Beta reader: A beta reader is a test reader of an unreleased work of literature or other writing (similar to beta testing in software), giving feedback with the angle of an average reader to the author about remaining issues.
If you're a lucky writer, you have a handful of these. You are blessed if their feedback is honest, insightful, and motivating. I've been struggling with my novel, Dreaming of You and Me, a novel I actually finished almost six months ago. The main problem as I see it as I look back, is I wrote this novel really fast--the first draft I completed in a month.
There are definite advantages to writing a novel quickly.
1. Probably the most important, fast writing is more conducive to being "in the flow." Don't know what I mean? According to Wikipedia,
In positive psychology, flow, also known colloquially as being in the zone, is the mental state of operation in which a person performing an activity is fully immersed in a feeling of energized focus, full involvement, and enjoyment in the process of the activity. In essence, flow is characterized by complete absorption in what one does, and a resulting loss in one's sense of space and time. I also have other blog posts on it flow-versus-trance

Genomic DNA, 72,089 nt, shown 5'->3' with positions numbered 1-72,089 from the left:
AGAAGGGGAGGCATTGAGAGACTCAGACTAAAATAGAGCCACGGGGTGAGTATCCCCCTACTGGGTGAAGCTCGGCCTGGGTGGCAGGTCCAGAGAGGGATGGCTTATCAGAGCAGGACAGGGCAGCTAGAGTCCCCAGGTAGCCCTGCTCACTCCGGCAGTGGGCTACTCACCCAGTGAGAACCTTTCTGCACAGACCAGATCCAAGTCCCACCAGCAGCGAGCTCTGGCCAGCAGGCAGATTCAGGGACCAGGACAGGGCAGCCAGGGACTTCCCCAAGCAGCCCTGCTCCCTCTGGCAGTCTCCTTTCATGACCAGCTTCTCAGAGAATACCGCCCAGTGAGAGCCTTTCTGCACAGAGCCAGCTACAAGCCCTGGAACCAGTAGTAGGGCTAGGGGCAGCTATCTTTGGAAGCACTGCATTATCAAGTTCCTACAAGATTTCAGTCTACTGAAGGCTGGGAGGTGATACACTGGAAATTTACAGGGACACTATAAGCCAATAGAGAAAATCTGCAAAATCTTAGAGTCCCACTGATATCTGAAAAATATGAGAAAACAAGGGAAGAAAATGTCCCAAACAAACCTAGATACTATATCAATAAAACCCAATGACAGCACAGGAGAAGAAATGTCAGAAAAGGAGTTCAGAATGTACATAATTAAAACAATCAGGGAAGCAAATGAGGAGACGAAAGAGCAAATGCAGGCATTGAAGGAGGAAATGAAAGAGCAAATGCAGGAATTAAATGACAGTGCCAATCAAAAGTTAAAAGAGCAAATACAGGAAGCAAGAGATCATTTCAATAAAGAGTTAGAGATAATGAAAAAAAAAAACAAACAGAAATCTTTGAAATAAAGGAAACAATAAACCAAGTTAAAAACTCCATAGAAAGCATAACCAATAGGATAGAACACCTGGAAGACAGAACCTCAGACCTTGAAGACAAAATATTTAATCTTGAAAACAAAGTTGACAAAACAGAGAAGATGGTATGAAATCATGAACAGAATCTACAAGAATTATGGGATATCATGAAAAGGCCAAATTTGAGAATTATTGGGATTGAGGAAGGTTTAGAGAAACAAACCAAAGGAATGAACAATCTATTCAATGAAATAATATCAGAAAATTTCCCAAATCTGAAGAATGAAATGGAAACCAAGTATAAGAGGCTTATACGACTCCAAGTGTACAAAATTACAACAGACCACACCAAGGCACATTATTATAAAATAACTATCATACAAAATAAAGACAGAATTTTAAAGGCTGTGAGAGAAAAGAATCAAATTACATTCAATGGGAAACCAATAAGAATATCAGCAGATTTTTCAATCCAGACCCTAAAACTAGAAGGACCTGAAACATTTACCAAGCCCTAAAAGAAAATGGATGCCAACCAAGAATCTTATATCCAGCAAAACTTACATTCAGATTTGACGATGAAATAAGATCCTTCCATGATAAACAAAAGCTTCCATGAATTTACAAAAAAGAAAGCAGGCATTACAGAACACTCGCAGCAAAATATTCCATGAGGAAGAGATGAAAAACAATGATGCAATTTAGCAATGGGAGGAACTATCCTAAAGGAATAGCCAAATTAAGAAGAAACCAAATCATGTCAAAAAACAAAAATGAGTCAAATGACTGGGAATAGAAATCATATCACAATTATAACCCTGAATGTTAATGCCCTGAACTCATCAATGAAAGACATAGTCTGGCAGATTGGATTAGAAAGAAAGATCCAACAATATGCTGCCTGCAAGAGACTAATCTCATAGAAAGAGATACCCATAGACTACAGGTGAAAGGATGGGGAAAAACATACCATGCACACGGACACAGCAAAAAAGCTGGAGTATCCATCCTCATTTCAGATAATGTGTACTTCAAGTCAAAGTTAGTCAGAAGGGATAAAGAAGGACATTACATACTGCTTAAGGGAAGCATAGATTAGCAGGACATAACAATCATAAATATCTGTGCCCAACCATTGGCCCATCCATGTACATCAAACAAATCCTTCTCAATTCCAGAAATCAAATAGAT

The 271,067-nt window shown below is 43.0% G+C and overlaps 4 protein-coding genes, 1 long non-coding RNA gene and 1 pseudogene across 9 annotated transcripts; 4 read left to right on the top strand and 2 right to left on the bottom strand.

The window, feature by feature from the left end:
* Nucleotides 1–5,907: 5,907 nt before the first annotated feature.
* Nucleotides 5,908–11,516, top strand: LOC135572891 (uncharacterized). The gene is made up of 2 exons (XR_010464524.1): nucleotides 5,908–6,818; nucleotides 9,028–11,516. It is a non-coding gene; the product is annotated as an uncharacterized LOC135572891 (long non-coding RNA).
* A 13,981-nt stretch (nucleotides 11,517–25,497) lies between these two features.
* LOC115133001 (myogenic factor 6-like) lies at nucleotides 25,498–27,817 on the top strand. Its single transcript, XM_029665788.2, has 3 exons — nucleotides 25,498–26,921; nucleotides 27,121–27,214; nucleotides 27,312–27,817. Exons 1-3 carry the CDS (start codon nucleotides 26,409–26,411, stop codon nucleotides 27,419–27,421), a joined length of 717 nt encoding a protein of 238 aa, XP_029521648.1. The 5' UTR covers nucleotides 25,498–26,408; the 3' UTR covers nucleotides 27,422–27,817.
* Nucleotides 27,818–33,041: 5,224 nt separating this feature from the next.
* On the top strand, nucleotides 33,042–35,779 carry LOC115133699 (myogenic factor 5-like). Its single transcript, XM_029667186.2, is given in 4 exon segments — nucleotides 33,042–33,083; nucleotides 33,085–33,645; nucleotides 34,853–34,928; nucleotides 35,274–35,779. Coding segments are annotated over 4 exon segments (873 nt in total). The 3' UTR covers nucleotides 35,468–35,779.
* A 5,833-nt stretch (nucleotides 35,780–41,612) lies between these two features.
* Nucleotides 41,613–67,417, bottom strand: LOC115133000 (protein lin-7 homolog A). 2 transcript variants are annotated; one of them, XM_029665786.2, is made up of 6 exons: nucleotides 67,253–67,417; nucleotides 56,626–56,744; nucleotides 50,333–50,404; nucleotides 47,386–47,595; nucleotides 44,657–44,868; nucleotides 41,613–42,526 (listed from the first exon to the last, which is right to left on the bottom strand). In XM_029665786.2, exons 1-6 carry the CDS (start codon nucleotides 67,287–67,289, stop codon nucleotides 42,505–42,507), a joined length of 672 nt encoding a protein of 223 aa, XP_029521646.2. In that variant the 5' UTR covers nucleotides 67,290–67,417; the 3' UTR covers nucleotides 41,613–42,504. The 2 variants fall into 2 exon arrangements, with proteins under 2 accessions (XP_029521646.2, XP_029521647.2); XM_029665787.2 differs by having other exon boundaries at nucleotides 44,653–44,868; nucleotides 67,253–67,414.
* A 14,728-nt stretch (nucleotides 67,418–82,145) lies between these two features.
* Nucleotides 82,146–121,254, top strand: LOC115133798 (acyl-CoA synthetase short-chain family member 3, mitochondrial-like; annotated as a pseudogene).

2. When you're writing quickly (and daily) you don't have to go back and reread (as much). It's easier to keep track of where your characters are, what they're thinking, and where your story is heading.
But, and this is huge, when I'm writing quickly, I tend not to fall in love with my characters the same way as I do when I'm spending months in their company. This was my problem with Nora and Cole, and I couldn't put my finger on it. Thankfully, I had an insightful and honest beta reader point out where I had tripped up.
Cole: His character arc is never really spelled out. He needs to vocalize why he wants a wife and a family and why he believes Nora is the answer.
Nora: Nora needs to recognize that because of the abandonments she's suffered, she's really not in a healthy state of mind--no one would be--and starting a relationship from where she's at would be a recipe for disaster. This requires a scene of some heart-to-heart dialogue.
What I love about Indie publishing is also what I hate about it. I love the autonomy and the freedom to write what I want, when I want. But I also wish I had a team of editors who were (almost) as invested in my work as myself. (I say almost, because I doubt anyone else could be.) But I do think it would be great to work with a publishing team who had, as my friend Warren Buffet would say, "some skin in the game."
My new goal is to make enough with my writing that I can hire my own dream team. And that means I need to be working on books rather than my blog...